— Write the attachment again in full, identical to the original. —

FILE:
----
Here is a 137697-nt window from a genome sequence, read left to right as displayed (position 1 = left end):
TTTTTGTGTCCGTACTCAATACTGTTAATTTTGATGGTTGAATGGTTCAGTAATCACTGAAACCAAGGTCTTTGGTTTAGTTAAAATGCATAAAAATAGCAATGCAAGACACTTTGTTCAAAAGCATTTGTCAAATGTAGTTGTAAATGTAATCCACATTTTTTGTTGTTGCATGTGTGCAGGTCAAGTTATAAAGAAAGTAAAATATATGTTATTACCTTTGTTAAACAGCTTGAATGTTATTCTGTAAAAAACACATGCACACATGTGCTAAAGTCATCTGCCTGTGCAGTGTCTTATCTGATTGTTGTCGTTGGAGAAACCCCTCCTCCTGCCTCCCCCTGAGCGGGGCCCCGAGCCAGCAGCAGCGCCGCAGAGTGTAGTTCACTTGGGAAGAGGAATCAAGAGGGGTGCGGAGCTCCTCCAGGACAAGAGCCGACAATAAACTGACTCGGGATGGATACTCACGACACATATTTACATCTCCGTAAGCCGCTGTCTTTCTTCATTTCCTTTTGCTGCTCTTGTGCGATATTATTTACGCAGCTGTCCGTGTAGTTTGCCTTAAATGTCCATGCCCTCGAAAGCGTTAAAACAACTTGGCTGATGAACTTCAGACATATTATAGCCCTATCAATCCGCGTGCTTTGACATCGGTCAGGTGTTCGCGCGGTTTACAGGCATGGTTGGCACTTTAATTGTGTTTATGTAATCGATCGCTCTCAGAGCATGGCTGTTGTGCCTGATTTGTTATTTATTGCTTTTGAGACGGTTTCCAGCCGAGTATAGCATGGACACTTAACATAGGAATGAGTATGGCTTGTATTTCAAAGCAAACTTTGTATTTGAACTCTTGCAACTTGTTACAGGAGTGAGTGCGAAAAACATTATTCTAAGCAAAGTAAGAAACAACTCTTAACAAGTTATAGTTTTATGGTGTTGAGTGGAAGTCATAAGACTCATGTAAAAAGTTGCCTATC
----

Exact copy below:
Here is a 137697-nt window from a genome sequence, read left to right as displayed (position 1 = left end):
TTTTTGTGTCCGTACTCAATACTGTTAATTTTGATGGTTGAATGGTTCAGTAATCACTGAAACCAAGGTCTTTGGTTTAGTTAAAATGCATAAAAATAGCAATGCAAGACACTTTGTTCAAAAGCATTTGTCAAATGTAGTTGTAAATGTAATCCACATTTTTTGTTGTTGCATGTGTGCAGGTCAAGTTATAAAGAAAGTAAAATATATGTTATTACCTTTGTTAAACAGCTTGAATGTTATTCTGTAAAAAACACATGCACACATGTGCTAAAGTCATCTGCCTGTGCAGTGTCTTATCTGATTGTTGTCGTTGGAGAAACCCCTCCTCCTGCCTCCCCCTGAGCGGGGCCCCGAGCCAGCAGCAGCGCCGCAGAGTGTAGTTCACTTGGGAAGAGGAATCAAGAGGGGTGCGGAGCTCCTCCAGGACAAGAGCCGACAATAAACTGACTCGGGATGGATACTCACGACACATATTTACATCTCCGTAAGCCGCTGTCTTTCTTCATTTCCTTTTGCTGCTCTTGTGCGATATTATTTACGCAGCTGTCCGTGTAGTTTGCCTTAAATGTCCATGCCCTCGAAAGCGTTAAAACAACTTGGCTGATGAACTTCAGACATATTATAGCCCTATCAATCCGCGTGCTTTGACATCGGTCAGGTGTTCGCGCGGTTTACAGGCATGGTTGGCACTTTAATTGTGTTTATGTAATCGATCGCTCTCAGAGCATGGCTGTTGTGCCTGATTTGTTATTTATTGCTTTTGAGACGGTTTCCAGCCGAGTATAGCATGGACACTTAACATAGGAATGAGTATGGCTTGTATTTCAAAGCAAACTTTGTATTTGAACTCTTGCAACTTGTTACAGGAGTGAGTGCGAAAAACATTATTCTAAGCAAAGTAAGAAACAACTCTTAACAAGTTATAGTTTTATGGTGTTGAGTGGAAGTCATAAGACTCATGTAAAAAGTTGCCTATC